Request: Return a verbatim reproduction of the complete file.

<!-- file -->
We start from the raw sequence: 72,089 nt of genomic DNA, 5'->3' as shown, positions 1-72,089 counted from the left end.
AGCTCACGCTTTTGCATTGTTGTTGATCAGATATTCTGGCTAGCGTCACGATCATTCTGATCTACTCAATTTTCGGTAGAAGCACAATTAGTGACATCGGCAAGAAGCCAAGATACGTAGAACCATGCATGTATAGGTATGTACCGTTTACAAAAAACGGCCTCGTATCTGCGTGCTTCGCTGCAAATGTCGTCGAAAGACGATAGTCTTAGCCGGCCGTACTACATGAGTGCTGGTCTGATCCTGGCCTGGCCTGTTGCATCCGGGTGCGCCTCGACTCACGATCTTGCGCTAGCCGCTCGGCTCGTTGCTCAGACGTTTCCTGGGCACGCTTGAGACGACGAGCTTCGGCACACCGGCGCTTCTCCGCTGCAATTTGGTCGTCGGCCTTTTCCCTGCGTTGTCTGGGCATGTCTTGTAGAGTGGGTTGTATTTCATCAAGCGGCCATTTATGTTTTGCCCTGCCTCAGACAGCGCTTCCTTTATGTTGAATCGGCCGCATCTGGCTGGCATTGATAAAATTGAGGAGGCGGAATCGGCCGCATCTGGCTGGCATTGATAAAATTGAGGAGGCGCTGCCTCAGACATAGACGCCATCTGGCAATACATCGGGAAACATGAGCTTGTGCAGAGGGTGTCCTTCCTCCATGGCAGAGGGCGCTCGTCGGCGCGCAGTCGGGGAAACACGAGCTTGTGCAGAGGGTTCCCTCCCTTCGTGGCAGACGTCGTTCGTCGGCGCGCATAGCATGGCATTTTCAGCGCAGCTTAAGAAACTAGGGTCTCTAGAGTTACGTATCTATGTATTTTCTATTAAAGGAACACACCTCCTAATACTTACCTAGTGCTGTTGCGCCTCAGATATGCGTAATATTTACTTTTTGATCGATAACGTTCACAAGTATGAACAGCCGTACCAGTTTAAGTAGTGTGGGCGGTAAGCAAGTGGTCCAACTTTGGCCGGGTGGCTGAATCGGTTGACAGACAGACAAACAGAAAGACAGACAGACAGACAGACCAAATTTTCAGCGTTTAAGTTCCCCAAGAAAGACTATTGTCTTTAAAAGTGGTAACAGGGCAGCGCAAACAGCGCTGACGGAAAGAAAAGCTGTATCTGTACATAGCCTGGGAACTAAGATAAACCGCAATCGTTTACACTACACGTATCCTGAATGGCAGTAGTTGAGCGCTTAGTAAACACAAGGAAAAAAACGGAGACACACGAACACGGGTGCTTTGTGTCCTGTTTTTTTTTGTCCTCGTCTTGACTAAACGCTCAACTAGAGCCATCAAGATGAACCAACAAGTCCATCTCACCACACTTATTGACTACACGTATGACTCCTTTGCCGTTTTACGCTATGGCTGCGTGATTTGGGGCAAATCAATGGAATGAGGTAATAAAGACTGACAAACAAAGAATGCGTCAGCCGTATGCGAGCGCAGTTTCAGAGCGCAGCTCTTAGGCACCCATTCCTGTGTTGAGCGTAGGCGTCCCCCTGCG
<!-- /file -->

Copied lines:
We start from the raw sequence: 72,089 nt of genomic DNA, 5'->3' as shown, positions 1-72,089 counted from the left end.
AGCTCACGCTTTTGCATTGTTGTTGATCAGATATTCTGGCTAGCGTCACGATCATTCTGATCTACTCAATTTTCGGTAGAAGCACAATTAGTGACATCGGCAAGAAGCCAAGATACGTAGAACCATGCATGTATAGGTATGTACCGTTTACAAAAAACGGCCTCGTATCTGCGTGCTTCGCTGCAAATGTCGTCGAAAGACGATAGTCTTAGCCGGCCGTACTACATGAGTGCTGGTCTGATCCTGGCCTGGCCTGTTGCATCCGGGTGCGCCTCGACTCACGATCTTGCGCTAGCCGCTCGGCTCGTTGCTCAGACGTTTCCTGGGCACGCTTGAGACGACGAGCTTCGGCACACCGGCGCTTCTCCGCTGCAATTTGGTCGTCGGCCTTTTCCCTGCGTTGTCTGGGCATGTCTTGTAGAGTGGGTTGTATTTCATCAAGCGGCCATTTATGTTTTGCCCTGCCTCAGACAGCGCTTCCTTTATGTTGAATCGGCCGCATCTGGCTGGCATTGATAAAATTGAGGAGGCGGAATCGGCCGCATCTGGCTGGCATTGATAAAATTGAGGAGGCGCTGCCTCAGACATAGACGCCATCTGGCAATACATCGGGAAACATGAGCTTGTGCAGAGGGTGTCCTTCCTCCATGGCAGAGGGCGCTCGTCGGCGCGCAGTCGGGGAAACACGAGCTTGTGCAGAGGGTTCCCTCCCTTCGTGGCAGACGTCGTTCGTCGGCGCGCATAGCATGGCATTTTCAGCGCAGCTTAAGAAACTAGGGTCTCTAGAGTTACGTATCTATGTATTTTCTATTAAAGGAACACACCTCCTAATACTTACCTAGTGCTGTTGCGCCTCAGATATGCGTAATATTTACTTTTTGATCGATAACGTTCACAAGTATGAACAGCCGTACCAGTTTAAGTAGTGTGGGCGGTAAGCAAGTGGTCCAACTTTGGCCGGGTGGCTGAATCGGTTGACAGACAGACAAACAGAAAGACAGACAGACAGACAGACCAAATTTTCAGCGTTTAAGTTCCCCAAGAAAGACTATTGTCTTTAAAAGTGGTAACAGGGCAGCGCAAACAGCGCTGACGGAAAGAAAAGCTGTATCTGTACATAGCCTGGGAACTAAGATAAACCGCAATCGTTTACACTACACGTATCCTGAATGGCAGTAGTTGAGCGCTTAGTAAACACAAGGAAAAAAACGGAGACACACGAACACGGGTGCTTTGTGTCCTGTTTTTTTTTGTCCTCGTCTTGACTAAACGCTCAACTAGAGCCATCAAGATGAACCAACAAGTCCATCTCACCACACTTATTGACTACACGTATGACTCCTTTGCCGTTTTACGCTATGGCTGCGTGATTTGGGGCAAATCAATGGAATGAGGTAATAAAGACTGACAAACAAAGAATGCGTCAGCCGTATGCGAGCGCAGTTTCAGAGCGCAGCTCTTAGGCACCCATTCCTGTGTTGAGCGTAGGCGTCCCCCTGCG